Former Rock DJs ‘Hammer & Nigel’ On A Ratings Roll

IBJ Reports 93.1 WIBC To Expand The P.M. Drive Talk Show By 1 Hour.

Below are excerpts from a report published last week by Anthony Schoettle.

In two short years, Jason Hammer and Nigel Laskowski have made a big name for themselves in news-talk radio.

“‘The Hammer and Nigel Show’ is a bit different from your traditional news-talk show,” said Kristine Warski, media director for MKR, a local full-service advertising agency. “They’ve fused news and entertainment and, by doing so, are attracting a younger audience than news-talk has traditionally.”

The last six months, it ranked No. 1 in the market in four months and No. 2 in two months in the sought-after audience of 25- to 54-year-old men. In that demographic, it battles with classic rock stalwart WFBQ-FM 94.7 for the top spot.

“That’s an important demo because it’s been proven to be one with a lot of expendable income,” said Bruce Bryant, president of locally based Promotus Advertising.

So Emmis officials decided to start the show at 3 p.m. beginning July 29.

News-talk boom

The intense political environment—juiced by the Donald Trump presidency—has also fueled radio’s news-talk format. And while the growth of the internet has hurt some formats, not so with news-talk, experts say.

“Digital platforms and social media have gotten a lot of people fired up about news, current events and politics. As a result, you’ve got a lot more young people opting in to news-talk these days,” said Scott Uecker, a University of Indianapolis communications instructor and general manager of WICR-FM 88.7.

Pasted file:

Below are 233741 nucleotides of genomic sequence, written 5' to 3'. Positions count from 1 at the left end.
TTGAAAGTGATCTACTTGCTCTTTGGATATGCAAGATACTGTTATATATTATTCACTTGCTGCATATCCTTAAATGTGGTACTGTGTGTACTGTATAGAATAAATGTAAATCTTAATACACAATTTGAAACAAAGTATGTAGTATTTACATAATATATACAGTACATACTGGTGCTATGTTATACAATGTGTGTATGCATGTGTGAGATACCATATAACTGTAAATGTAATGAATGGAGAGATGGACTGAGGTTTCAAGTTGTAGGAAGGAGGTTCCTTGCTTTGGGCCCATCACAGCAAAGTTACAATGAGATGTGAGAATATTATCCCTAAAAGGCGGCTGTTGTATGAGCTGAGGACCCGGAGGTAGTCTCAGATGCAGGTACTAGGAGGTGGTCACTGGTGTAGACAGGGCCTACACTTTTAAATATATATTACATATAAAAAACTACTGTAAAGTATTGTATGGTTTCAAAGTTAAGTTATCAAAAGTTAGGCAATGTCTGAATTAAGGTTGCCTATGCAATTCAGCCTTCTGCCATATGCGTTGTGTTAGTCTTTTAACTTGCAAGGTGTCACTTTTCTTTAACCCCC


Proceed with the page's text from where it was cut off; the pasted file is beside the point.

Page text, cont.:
“Radio is about connecting with an audience, and Hammer and Nigel are really good,” he said. “They’re talented individuals and good communicators who know how to relate to their audience.”

“There’s no yelling and no finger-pointing,” Hammer added. “After a long day at work, that’s the last thing anyone wants—more yelling and finger-pointing. And that’s what you get with a lot of [news-talk] shows.”

While politics is certainly a big part of the show, Hammer and Laskowski said they spend only about half the time covering politics and the other half talking about pop culture, sports and other news.

Hammer & Nigel's WIBC "Full House" Parody

HAVE MERCY.Hammer and Nigel are never going to cut… it… out… ??

Posted by 93.1 WIBC-FM on Friday, September 28, 2018

Not so right?

WIBC has long been known for conservative—some would say right-wing—content. And while “Hammer and Nigel” might not be as right-leaning as another popular WIBC show, “Chicks on the Right,” there’s little doubt it falls into that category.

Still, neither Hammer nor Laskowski would consider themselves strong conservatives. Hammer said he leans slightly right, while Laskowski calls himself “a moderate.”

“We love it when liberals tweet or email us,” Hammer said. “We always tell them, ‘Thanks for listening.’”

Hammer and Laskowski had been rock ’n’ roll DJs early in their careers. By 2016, Hammer was working as a promotions director at Emmis and Laskowski was doing on-air work for one of Emmis’ Terre Haute stations. They also were co-hosting their own interview-heavy entertainment-oriented podcast.

Their current show requires a skill set much different from spinning records. Hammer and Laskowski say they do a minimum of four hours’ preparation for each show.

 “What we do now requires a lot more thought and analysis,” Laskowski said. “Of course, we’re not afraid to share our opinions, but we want to have an informed opinion.”

Next year should be even bigger

With presidential and gubernatorial elections looming in 2020, “The Hammer and Nigel Show” is positioned to grow even more.

“Because there’s been a four-year buildup of vitriol, the 2020 election is going to be 2016 times 100,” Laskowski said.

Hammer called Trump “the gift that keeps on giving” while adding about next year “(it’s) going to be a circus and we’re ready to roll.”

Click here to read the entire IBJ story.